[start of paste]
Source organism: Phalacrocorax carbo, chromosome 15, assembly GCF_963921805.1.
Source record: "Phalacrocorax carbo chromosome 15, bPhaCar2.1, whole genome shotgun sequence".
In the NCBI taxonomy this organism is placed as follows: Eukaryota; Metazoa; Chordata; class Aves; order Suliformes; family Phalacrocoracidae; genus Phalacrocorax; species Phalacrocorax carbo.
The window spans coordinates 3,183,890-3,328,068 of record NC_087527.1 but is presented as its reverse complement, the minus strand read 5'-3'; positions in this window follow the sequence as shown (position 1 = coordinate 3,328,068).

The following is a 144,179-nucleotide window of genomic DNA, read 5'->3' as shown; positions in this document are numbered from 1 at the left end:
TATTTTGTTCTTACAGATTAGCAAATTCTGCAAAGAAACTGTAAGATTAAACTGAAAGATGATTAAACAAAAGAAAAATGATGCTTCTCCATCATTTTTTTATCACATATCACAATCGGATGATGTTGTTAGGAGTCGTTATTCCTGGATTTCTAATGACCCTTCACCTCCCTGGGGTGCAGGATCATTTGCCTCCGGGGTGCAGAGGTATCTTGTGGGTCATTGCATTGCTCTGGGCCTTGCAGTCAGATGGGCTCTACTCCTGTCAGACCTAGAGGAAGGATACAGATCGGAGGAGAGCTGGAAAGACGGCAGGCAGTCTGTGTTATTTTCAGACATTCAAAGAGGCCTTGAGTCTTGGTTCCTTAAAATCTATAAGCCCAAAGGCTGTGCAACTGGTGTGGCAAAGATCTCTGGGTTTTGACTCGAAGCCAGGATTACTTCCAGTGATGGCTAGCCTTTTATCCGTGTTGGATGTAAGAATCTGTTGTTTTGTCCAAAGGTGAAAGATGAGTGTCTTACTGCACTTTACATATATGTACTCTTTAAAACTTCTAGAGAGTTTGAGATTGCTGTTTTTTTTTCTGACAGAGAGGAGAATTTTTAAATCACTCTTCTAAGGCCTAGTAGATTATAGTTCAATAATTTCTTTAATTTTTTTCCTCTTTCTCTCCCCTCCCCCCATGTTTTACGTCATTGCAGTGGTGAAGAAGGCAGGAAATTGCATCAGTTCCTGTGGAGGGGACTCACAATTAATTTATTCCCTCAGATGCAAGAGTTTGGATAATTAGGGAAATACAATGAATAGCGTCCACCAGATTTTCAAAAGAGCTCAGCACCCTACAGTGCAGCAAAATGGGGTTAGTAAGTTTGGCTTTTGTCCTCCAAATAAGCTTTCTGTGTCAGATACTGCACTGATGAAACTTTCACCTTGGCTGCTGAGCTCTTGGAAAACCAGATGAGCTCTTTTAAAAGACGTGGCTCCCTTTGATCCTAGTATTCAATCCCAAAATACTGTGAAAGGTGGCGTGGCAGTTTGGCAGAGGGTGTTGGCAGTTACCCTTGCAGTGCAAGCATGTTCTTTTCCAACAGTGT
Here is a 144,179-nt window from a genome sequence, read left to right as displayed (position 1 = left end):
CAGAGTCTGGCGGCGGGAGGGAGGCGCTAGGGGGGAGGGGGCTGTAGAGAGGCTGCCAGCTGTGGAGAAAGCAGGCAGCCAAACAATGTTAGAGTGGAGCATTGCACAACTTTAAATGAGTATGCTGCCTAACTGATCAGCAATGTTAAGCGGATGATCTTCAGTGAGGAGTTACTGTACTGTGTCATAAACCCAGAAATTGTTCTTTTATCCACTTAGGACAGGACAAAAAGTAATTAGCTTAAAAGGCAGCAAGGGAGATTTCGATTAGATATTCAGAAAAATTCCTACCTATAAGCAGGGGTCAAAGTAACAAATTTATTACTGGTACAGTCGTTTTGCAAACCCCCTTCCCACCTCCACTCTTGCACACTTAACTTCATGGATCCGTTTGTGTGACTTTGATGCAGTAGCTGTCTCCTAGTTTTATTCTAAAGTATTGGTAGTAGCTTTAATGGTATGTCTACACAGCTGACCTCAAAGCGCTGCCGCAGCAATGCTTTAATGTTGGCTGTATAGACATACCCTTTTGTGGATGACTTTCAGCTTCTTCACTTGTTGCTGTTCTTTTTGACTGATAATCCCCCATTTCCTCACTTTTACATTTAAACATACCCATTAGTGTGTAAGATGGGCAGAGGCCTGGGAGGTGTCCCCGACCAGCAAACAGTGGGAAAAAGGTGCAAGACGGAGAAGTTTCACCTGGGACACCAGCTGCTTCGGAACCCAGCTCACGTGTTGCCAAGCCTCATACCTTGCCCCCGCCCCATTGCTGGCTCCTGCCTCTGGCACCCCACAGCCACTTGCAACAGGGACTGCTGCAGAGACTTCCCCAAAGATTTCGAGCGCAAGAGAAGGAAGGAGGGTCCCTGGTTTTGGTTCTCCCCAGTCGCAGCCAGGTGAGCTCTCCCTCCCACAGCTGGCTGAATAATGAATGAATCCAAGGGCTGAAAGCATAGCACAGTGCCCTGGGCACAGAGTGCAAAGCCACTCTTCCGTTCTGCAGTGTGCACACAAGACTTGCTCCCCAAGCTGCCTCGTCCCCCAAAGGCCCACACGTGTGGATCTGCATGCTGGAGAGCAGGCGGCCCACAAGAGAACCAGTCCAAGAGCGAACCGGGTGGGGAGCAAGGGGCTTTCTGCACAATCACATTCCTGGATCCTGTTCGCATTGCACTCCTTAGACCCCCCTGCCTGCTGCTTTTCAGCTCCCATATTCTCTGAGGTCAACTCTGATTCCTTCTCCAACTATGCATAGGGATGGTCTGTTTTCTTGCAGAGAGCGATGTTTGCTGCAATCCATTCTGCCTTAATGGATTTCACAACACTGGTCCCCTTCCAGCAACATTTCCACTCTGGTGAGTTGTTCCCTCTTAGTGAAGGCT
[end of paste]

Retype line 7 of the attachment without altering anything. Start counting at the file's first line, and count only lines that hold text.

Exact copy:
Here is a 144,179-nt window from a genome sequence, read left to right as displayed (position 1 = left end):